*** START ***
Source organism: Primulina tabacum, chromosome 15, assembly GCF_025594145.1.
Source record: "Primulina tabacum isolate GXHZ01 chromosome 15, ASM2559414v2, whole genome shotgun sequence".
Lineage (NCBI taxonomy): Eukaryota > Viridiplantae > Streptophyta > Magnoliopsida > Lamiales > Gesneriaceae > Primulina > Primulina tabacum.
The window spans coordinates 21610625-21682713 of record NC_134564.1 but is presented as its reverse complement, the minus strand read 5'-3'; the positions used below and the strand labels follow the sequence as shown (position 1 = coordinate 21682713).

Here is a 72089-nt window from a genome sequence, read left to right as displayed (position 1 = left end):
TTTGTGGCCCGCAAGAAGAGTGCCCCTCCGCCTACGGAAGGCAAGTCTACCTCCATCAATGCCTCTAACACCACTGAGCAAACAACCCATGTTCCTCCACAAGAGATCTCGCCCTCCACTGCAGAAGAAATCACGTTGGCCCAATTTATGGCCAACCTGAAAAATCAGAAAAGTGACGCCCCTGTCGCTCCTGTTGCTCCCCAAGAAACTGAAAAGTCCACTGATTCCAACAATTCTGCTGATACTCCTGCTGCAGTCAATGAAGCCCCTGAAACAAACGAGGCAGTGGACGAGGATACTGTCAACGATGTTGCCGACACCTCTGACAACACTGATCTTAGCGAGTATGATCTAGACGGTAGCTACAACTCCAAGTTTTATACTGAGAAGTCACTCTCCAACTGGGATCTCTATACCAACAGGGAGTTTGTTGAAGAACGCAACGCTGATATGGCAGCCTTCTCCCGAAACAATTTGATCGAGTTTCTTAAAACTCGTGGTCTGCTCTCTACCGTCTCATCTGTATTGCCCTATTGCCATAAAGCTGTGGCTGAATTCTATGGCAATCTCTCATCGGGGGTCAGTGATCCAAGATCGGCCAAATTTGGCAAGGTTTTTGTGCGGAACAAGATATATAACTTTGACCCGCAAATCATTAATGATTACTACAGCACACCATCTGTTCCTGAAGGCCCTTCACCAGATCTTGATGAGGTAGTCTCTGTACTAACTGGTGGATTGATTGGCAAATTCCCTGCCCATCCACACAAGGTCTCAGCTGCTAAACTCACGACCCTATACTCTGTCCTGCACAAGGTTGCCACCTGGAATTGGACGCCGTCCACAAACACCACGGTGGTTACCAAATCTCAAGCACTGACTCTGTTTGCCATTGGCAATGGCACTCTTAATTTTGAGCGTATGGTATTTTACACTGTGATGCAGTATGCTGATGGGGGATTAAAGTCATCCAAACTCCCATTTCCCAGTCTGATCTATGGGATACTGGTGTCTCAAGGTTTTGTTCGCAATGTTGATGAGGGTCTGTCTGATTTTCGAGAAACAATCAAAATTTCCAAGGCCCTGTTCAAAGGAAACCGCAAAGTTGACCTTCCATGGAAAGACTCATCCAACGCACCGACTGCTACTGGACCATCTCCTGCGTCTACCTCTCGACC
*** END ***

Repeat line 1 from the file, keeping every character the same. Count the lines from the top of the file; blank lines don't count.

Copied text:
Source organism: Primulina tabacum, chromosome 15, assembly GCF_025594145.1.